Using EU Support, Taiwan Gets Exceptional Win in China naming Dispute

On Monday, Taiwan took a sigh of relief and expressed satisfaction by declaring that the European Union had stepped in to support the country. This happened after a global alliance of mayors halted referring to Taiwanese cities as part of China, in a rare win for the island amid growing Chinese pressure.

China’s Claims

China has boosted up efforts to get international groups and companies to go through their websites and in official documents to democratic, Chinese-claimed Taiwan as being part of China, to the ire of Taiwan’s government and many of its people.

Over the weekend, Taiwan officials showcased anger after the Brussels-based Global Covenant of Mayors for Climate and Energy started listing on its website its six Taiwan member cites as a part of China.

The mayors of the cities then wrote an open letter calling for the decision to be taken back.

Joseph Wu, Taiwan Foreign Minister stated that after the protest, the group had reverted to its original designation of the cities as being part of Chinese Taipei, a name Taiwan utilizes in few international bodies such as the Olympics to avoid Beijing’s objections to their participation.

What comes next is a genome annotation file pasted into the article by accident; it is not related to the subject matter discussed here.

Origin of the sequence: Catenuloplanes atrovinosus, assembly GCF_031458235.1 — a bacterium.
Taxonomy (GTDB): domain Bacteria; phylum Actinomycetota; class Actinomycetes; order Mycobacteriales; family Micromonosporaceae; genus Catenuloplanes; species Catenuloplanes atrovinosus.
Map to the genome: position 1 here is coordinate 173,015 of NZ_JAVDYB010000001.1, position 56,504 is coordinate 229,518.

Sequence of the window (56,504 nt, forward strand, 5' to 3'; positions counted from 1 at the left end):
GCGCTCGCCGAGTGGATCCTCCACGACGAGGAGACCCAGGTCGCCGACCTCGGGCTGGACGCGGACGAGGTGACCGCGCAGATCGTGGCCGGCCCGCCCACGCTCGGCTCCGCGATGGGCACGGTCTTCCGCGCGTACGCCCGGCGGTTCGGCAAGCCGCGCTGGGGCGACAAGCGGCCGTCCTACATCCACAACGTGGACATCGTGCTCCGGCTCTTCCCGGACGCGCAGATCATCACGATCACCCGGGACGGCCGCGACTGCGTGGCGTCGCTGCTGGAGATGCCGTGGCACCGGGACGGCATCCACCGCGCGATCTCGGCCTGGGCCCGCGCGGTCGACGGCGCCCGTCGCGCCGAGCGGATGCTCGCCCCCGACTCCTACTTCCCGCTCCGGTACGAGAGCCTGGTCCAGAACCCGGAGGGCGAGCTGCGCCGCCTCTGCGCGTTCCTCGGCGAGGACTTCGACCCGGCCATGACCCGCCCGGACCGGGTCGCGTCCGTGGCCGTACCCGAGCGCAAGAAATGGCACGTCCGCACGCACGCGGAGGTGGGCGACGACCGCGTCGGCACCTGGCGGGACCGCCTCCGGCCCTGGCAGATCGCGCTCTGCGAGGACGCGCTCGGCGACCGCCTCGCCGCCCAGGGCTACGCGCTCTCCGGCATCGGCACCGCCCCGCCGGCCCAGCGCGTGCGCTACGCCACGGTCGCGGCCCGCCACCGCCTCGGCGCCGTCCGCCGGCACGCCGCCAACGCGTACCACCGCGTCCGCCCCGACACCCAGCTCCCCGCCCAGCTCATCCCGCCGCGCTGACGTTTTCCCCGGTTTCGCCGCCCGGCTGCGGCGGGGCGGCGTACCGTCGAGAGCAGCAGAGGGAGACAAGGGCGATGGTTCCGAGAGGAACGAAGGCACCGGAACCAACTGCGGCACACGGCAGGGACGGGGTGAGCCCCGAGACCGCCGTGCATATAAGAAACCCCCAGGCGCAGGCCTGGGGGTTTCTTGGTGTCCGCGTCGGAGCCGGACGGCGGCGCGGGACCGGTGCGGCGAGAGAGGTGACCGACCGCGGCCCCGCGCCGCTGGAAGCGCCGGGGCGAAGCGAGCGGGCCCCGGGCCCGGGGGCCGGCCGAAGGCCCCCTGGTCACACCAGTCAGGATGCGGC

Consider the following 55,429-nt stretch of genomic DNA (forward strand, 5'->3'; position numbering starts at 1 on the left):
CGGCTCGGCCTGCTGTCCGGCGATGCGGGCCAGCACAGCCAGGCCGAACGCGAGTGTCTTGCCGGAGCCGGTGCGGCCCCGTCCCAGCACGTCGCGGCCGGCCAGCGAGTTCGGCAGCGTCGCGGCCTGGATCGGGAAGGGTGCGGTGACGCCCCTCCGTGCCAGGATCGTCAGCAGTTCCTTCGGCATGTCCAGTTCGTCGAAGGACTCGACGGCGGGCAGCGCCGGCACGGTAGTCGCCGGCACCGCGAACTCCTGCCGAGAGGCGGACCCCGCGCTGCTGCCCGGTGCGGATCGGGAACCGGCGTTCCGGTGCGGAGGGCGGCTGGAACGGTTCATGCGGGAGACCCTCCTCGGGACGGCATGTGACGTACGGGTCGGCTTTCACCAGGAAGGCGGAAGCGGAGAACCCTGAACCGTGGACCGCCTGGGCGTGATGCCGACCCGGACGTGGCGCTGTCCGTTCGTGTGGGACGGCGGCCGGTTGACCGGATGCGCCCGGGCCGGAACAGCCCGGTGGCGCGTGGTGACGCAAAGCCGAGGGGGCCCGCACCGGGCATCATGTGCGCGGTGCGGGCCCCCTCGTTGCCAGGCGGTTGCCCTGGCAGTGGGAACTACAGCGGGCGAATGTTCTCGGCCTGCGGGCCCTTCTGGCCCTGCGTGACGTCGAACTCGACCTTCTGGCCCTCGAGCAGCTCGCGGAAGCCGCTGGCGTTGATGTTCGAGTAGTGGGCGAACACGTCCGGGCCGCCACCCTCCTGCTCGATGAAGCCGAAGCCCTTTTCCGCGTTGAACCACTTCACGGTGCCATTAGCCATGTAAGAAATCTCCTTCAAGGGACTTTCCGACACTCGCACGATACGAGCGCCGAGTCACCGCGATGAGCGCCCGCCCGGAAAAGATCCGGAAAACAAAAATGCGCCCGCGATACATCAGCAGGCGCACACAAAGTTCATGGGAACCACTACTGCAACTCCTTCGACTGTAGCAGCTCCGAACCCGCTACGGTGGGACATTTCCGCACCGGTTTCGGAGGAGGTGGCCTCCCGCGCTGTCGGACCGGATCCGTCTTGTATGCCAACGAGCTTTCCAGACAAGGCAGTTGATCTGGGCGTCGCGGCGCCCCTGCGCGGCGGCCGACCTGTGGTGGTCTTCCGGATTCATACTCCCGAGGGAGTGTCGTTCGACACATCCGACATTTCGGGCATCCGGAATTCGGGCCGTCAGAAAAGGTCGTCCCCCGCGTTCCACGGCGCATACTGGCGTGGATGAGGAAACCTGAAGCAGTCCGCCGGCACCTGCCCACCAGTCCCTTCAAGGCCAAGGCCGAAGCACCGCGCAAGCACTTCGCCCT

EU doesn’t generally do This

The European Union “helped us in this effort”, Wu told parliament, without providing the details.

“We are very happy that with everyone’s hard work the name has reverted,” he said.

“Though some people may not be happy with this name, at least the way we participate is not placed under another country.”

The EU’s de facto embassy in Taipei did not promptly respond to a request for comment, and neither did the Global Covenant.

No EU member states have direct diplomatic ties with Taiwan and the EU itself acts to keep a low profile when it comes to Taiwan, wary of upsetting China, its second-largest trading partner.

In Beijing, Chinese foreign ministry spokesman Wang Wenbin stated that Taiwan was an inalienable part of Chinese territory.

“Cities in the Taiwan region certainly should be listed as Chinese,” he told reporters.

The Global Covenant says its mission is to “galvanize climate and energy action across cities worldwide”. The only Chinese city it lists as a member is Hong Kong.